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Early and late-season snowfalls are notoriously complicated to forecast. Temperatures swing wildly between warm and cold, and precipitation amounts are usually much larger than mid-winter storms. The type of precipitation can change quickly, but it also depends when that transition happens.

Let’s take this current storm in Minnesota and the location with the widest range of possible computer model snow outcomes: Marshall, in southwest Minnesota. 

Current model forecasts range from as little as 1 inch by Thursday morning to as much as 10 inches. Right away, most seasoned meteorologists, understanding late-March weather, are going to be very skeptical of 10 inches unless temperatures are already below freezing (and staying subfreezing consistently). 

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Marshall was 68 degrees on Monday. The ground is warm and it is not frozen any longer. This is an area that has been snow-free for some time. Temperatures through early Thursday will be in the 30s, at or above freezing with the type of precipitation going back and forth from snow to rain. 

It is VERY difficult to get significant snow to accumulate in these conditions. 

While it’s also overcast, the sun angle is more than twice what it was in December and solar energy does still get through to the ground. This means that snow has a hard time accumulating – except at night – unless it’s very cold.

The essential elements for heavy late-March snowfall in southern Minnesota are:

  • Night time, heavy bursts of snow
  • Below freezing, preferably for hours ahead of the snow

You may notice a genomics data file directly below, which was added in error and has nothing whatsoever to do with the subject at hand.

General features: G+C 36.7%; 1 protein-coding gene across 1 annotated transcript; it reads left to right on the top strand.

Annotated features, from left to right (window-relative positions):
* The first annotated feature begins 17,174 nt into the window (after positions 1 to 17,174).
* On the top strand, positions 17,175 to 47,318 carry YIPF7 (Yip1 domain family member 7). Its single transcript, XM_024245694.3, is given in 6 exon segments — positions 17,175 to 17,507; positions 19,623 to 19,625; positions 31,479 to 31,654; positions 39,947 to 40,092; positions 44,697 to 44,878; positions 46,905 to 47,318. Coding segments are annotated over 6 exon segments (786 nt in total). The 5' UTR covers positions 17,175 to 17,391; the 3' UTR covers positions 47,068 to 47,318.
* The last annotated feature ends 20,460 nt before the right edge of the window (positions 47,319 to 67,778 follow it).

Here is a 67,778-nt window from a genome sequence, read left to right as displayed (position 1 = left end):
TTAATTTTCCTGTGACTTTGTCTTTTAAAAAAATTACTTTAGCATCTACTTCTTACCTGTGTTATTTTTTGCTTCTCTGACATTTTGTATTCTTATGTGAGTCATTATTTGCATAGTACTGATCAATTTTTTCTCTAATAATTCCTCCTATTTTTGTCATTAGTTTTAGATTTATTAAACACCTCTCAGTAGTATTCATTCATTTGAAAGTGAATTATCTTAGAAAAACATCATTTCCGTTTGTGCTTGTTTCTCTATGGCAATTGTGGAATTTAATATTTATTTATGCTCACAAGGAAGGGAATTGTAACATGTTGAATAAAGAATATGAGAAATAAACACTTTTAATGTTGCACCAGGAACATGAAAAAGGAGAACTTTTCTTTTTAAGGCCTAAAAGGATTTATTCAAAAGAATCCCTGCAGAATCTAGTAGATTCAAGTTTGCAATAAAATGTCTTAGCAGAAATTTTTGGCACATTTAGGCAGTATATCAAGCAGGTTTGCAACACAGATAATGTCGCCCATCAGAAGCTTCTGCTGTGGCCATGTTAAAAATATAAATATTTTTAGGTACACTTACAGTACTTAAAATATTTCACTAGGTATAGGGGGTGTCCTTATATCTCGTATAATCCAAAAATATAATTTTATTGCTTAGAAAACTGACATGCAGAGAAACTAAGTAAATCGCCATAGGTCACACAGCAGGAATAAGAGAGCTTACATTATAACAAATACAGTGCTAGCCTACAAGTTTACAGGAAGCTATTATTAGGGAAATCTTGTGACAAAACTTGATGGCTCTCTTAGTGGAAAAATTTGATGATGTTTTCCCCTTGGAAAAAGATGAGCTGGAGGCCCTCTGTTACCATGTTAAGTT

• Consistency in both temperature and precipitation type

None of these conditions will be met in this storm for southern Minnesota (northeast Minnesota is a different story). That doesn’t mean snow won't fall in southwest Minnesota, it just means that 10 inches is highly unlikely. 

Let’s look at 10 different computer model scenarios:

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What’s important is to step back and look at all the models, including the extreme ones. We then look at reality, like radar and surface observations.

What’s clear is that all the models are hinting at a broken line of slightly higher snow totals across western Minnesota into southwest Minnesota (when compared to the east). This is the result of cold air on the west side of the storm system.

Let’s look at the extreme model (in this case the NAM model) which is the one in the middle-right of the graphic above. It’s creating some crazy totals. When we look at what it thinks has already happened through 8am compared with the observations we see a big red flag.

Screen Shot 2022-03-22 at 9.34.30 AM

It "thinks" 1-2 inches has already fallen when it has not. Already this will lead to an exaggerated conclusion. The models cannot account for how warm the ground is, and the mixing of precipitation and surface temperatures above freezing (even though aloft it is below freezing and cold enough to create snow). These are complicating factors limiting snow already Tuesday morning and will continue to do so during the daytime hours, both Tuesday and Wednesday.

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Looking at all the models together we can see that there is somewhat of a consensus, which helps to eliminate the outliers. Nine of the 10 models are predicting anywhere from 1.3 inches to 4 inches in Marshall, while the NAM is hammering Marshall with 10 inches. 

We can then apply some statistics to narrow in on a most likely range. While the 10-inch model is 1 of 10, it’s not a 10% chance. Statistically, it’s so far out that it’s an outlier that probably is closer to a 1% chance of becoming reality.

Screen Shot 2022-03-22 at 9.29.26 AM

It’s clear without even applying a statistical analysis that most of the models agree on 2-4 inches of snow for the Marshall area.

This example doesn't mean the NAM model is awful and never to be trusted. On the contrary, every model has good and bad times and strengths and weaknesses. It’s just that with this storm, today, the NAM is out to lunch. 

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